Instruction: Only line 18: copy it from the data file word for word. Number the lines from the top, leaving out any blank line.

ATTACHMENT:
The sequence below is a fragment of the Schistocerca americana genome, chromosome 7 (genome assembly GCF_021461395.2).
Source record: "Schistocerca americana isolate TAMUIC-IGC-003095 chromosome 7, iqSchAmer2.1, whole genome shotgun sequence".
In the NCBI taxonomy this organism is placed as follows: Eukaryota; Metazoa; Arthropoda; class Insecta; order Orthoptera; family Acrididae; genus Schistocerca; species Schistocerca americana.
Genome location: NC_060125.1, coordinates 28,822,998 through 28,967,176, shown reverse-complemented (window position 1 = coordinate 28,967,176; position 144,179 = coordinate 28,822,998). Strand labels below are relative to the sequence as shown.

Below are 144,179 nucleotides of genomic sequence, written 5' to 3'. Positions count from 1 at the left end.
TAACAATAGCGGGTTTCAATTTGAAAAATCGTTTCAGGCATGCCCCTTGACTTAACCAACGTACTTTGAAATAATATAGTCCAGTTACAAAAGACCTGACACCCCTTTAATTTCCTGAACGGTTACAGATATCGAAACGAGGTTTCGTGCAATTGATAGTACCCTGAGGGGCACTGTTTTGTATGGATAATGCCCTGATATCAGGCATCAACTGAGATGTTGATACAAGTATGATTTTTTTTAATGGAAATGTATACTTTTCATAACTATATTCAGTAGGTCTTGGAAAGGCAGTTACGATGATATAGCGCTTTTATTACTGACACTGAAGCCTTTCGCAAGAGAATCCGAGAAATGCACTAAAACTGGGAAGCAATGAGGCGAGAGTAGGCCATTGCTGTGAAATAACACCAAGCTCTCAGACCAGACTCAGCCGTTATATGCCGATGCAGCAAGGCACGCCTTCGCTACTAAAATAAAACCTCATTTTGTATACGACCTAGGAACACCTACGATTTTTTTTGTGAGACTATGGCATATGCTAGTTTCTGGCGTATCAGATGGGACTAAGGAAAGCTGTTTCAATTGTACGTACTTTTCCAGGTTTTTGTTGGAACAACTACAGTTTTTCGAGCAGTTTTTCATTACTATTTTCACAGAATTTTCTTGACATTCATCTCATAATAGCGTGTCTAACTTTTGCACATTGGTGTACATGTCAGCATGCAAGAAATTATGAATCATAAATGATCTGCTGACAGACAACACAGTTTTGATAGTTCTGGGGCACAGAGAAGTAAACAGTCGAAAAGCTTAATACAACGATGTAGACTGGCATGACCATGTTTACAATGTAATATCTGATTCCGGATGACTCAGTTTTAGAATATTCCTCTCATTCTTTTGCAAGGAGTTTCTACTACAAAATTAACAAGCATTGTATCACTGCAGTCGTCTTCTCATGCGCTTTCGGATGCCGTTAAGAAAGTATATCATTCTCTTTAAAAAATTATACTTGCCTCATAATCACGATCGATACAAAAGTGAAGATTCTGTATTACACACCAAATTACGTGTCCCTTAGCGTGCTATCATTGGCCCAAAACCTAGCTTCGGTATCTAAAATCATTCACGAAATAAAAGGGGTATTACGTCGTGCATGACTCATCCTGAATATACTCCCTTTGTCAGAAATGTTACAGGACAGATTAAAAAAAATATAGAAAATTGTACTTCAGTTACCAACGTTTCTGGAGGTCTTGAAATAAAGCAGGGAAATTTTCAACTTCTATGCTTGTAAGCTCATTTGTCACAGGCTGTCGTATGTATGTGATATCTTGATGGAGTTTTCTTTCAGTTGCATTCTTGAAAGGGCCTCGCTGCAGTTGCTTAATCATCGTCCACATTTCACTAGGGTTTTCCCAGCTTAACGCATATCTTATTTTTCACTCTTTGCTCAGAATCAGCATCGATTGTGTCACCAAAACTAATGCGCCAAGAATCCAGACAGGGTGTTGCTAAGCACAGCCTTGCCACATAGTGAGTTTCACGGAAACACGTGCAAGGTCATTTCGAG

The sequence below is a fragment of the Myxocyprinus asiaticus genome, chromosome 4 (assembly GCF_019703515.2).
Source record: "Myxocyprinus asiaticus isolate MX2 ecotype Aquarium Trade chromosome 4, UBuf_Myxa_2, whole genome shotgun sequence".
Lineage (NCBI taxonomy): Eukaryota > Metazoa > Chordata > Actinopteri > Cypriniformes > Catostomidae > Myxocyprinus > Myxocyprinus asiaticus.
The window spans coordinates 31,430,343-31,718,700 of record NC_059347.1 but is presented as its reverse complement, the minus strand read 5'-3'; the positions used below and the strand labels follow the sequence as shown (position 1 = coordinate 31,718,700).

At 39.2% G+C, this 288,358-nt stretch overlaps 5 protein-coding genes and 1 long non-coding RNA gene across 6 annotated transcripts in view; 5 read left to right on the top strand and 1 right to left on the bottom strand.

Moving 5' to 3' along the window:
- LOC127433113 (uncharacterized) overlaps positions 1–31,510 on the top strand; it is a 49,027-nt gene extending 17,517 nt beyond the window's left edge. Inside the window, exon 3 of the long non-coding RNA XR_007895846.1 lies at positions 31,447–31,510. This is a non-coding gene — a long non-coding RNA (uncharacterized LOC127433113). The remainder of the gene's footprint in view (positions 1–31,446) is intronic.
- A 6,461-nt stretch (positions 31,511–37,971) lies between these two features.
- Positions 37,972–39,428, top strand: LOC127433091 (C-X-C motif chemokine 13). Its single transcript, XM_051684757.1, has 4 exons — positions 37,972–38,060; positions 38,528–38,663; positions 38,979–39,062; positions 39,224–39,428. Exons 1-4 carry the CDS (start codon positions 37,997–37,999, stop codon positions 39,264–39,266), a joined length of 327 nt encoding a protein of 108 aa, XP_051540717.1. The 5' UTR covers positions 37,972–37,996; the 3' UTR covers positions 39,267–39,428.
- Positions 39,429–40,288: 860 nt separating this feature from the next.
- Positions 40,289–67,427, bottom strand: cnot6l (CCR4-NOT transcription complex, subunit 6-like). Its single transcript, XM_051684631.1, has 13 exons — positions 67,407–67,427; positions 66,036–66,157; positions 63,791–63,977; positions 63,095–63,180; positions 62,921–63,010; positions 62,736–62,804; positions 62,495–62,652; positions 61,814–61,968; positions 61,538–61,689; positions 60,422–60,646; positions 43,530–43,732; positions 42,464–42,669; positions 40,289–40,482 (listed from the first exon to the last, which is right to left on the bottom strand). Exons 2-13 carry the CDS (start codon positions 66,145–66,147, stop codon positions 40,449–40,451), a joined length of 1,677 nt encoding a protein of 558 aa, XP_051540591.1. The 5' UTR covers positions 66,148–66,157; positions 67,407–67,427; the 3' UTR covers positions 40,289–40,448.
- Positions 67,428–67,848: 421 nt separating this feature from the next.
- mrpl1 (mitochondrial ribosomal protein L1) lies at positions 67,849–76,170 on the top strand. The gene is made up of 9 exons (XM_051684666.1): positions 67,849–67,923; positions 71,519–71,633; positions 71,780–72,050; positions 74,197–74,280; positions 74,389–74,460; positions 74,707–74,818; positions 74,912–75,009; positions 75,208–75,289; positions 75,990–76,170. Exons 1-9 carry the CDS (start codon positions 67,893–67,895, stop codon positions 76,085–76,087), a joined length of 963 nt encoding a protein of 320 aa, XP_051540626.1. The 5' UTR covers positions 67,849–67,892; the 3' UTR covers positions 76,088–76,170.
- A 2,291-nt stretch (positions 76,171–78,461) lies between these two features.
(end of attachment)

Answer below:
- Positions 67,428–67,848: 421 nt separating this feature from the next.